Most eukaryotic ABC transporters are efflux pumps. Exceptions are the cystic fibrosis transmembrane conductance regulator (CFTR) and the sulfonylurea receptors (SUR), which are ion channels. ABC transporters are primary active transporters, i.e. they use ATP as an energy source in order to translocate their substrates across biological membranes and can generate huge concentration gradients. The ATP binding motifes have been highly preserved during evolution and can, therefore, be used to identify ABC superfamily members. ABC transporters of particular pharmacological interest include P-glycoprotein (P-gp), also known as multi-drug resistance protein 1 (MDR1), which is the first member of the ABCB family (gene symbol ABCB1). Other ABC transporters, for which an involvement in drug ADMET has been shown, are the Multidrug Resistance-Associated Proteins 1 (MRP1, ABCC1) and MRP2 (ABCC2), also known as canalicular Multi-specific Organic Anion Transporter (cMOAT), the Breast Cancer Resistance Protein (BCRP, ABCG2) and the Bile Salt Export Pump (BSEP, ABCB11).

SLC transporters
Slide3Most SLC transporters are secondary active transporters, i.e. they use the electrochemical potential stored in ion gradients such as sodium, protons or bicarbonate. Like primary active transporters, secondary active transporters can pump their substrates against a concentration gradient. Exceptions are the equilibrative nucleoside transporters (ENTs, SLC29).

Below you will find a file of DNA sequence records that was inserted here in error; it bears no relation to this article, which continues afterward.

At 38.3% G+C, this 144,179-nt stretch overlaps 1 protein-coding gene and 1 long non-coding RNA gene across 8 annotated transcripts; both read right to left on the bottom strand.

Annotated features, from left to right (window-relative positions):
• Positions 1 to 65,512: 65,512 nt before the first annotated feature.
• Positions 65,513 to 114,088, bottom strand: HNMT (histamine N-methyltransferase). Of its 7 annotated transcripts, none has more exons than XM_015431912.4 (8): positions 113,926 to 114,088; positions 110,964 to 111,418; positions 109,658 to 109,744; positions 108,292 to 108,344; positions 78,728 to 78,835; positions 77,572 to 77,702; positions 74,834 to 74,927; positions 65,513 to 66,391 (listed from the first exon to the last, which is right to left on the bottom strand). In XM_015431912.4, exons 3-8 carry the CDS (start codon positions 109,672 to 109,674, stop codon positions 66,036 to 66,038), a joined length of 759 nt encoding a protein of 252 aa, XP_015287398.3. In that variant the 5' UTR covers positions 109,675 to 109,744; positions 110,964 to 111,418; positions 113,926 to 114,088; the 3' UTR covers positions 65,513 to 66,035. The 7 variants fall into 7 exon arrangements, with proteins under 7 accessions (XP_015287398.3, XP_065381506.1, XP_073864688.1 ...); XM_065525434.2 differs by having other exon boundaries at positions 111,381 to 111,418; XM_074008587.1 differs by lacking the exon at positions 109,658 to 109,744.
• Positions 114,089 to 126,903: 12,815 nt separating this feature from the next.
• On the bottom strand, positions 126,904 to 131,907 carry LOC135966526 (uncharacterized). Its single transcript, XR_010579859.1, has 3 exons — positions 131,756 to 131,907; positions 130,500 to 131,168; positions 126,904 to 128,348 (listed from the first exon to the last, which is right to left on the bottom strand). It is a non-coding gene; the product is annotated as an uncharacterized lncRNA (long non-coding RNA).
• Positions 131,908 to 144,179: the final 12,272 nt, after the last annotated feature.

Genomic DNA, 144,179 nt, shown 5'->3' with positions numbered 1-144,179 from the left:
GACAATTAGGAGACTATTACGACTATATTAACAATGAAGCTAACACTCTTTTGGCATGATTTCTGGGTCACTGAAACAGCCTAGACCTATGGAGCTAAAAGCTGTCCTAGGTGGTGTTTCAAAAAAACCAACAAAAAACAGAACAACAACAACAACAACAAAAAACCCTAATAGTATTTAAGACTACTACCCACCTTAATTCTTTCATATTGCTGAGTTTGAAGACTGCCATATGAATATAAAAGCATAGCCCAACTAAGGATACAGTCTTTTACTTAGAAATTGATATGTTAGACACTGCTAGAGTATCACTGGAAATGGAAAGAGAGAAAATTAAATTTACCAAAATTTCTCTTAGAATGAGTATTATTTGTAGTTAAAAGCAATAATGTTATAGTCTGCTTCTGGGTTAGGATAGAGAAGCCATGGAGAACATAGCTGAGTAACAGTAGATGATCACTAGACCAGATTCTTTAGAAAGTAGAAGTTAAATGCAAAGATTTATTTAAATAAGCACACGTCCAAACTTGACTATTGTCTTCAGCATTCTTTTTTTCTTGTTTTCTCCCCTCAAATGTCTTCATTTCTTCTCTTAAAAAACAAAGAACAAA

SLC transporters that are of particular interest in drug R&D include the organic anion transporting polypeptides (OATPs), organic anion transporters (OATs), organic cation transporters (OCTs), the bile salt uptake transporters NTCP and ASBT as well as the multidrug and toxin extrusion transporters (MATEs).

P-type ATPases
P-type ATPases are an evolutionary very old class of proteins that translocate ions and lipids across biological membranes. Like ABC transporters, the P-typ ATPases are primary active transporters.

Two members, namely ATP7A and ATP7B are involved in the detoxification of copper. Both these proteins have been shown to transport the platinum containing cancer drugs cisplatin, carboplatin and oxaliplatin and might, therefore, play a role in drug resistance.